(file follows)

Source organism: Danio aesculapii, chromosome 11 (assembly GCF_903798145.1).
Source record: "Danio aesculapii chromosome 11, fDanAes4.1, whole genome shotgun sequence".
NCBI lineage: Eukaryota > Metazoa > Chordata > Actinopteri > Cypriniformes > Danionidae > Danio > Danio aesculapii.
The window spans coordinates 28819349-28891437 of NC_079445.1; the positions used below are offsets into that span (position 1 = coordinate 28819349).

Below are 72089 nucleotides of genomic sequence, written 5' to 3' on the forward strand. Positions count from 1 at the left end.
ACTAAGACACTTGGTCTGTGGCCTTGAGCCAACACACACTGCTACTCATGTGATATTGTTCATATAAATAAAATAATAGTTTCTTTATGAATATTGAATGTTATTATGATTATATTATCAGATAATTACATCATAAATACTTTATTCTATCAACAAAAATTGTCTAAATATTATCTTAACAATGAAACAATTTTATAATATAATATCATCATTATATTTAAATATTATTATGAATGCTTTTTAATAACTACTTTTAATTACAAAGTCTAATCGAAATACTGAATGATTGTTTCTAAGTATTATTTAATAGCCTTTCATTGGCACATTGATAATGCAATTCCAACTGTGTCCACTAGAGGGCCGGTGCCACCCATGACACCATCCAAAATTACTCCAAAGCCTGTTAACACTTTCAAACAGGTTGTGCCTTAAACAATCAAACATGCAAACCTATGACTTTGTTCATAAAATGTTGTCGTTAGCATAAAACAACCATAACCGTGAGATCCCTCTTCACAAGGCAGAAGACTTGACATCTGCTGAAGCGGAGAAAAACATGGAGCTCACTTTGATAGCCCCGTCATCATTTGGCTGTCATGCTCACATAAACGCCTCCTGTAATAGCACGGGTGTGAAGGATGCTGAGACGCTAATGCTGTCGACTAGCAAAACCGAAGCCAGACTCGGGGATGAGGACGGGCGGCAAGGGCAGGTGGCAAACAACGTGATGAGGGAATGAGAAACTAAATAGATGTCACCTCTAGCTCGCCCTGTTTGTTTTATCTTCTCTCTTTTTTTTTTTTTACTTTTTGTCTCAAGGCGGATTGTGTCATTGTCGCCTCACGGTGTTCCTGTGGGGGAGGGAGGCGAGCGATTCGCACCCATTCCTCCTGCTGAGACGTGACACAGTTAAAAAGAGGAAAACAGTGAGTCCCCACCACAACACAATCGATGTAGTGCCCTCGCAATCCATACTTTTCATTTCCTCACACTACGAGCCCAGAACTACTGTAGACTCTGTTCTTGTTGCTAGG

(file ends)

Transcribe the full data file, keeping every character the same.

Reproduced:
Source organism: Danio aesculapii, chromosome 11 (assembly GCF_903798145.1).
Source record: "Danio aesculapii chromosome 11, fDanAes4.1, whole genome shotgun sequence".
NCBI lineage: Eukaryota > Metazoa > Chordata > Actinopteri > Cypriniformes > Danionidae > Danio > Danio aesculapii.
The window spans coordinates 28819349-28891437 of NC_079445.1; the positions used below are offsets into that span (position 1 = coordinate 28819349).

Below are 72089 nucleotides of genomic sequence, written 5' to 3' on the forward strand. Positions count from 1 at the left end.
ACTAAGACACTTGGTCTGTGGCCTTGAGCCAACACACACTGCTACTCATGTGATATTGTTCATATAAATAAAATAATAGTTTCTTTATGAATATTGAATGTTATTATGATTATATTATCAGATAATTACATCATAAATACTTTATTCTATCAACAAAAATTGTCTAAATATTATCTTAACAATGAAACAATTTTATAATATAATATCATCATTATATTTAAATATTATTATGAATGCTTTTTAATAACTACTTTTAATTACAAAGTCTAATCGAAATACTGAATGATTGTTTCTAAGTATTATTTAATAGCCTTTCATTGGCACATTGATAATGCAATTCCAACTGTGTCCACTAGAGGGCCGGTGCCACCCATGACACCATCCAAAATTACTCCAAAGCCTGTTAACACTTTCAAACAGGTTGTGCCTTAAACAATCAAACATGCAAACCTATGACTTTGTTCATAAAATGTTGTCGTTAGCATAAAACAACCATAACCGTGAGATCCCTCTTCACAAGGCAGAAGACTTGACATCTGCTGAAGCGGAGAAAAACATGGAGCTCACTTTGATAGCCCCGTCATCATTTGGCTGTCATGCTCACATAAACGCCTCCTGTAATAGCACGGGTGTGAAGGATGCTGAGACGCTAATGCTGTCGACTAGCAAAACCGAAGCCAGACTCGGGGATGAGGACGGGCGGCAAGGGCAGGTGGCAAACAACGTGATGAGGGAATGAGAAACTAAATAGATGTCACCTCTAGCTCGCCCTGTTTGTTTTATCTTCTCTCTTTTTTTTTTTTTACTTTTTGTCTCAAGGCGGATTGTGTCATTGTCGCCTCACGGTGTTCCTGTGGGGGAGGGAGGCGAGCGATTCGCACCCATTCCTCCTGCTGAGACGTGACACAGTTAAAAAGAGGAAAACAGTGAGTCCCCACCACAACACAATCGATGTAGTGCCCTCGCAATCCATACTTTTCATTTCCTCACACTACGAGCCCAGAACTACTGTAGACTCTGTTCTTGTTGCTAGG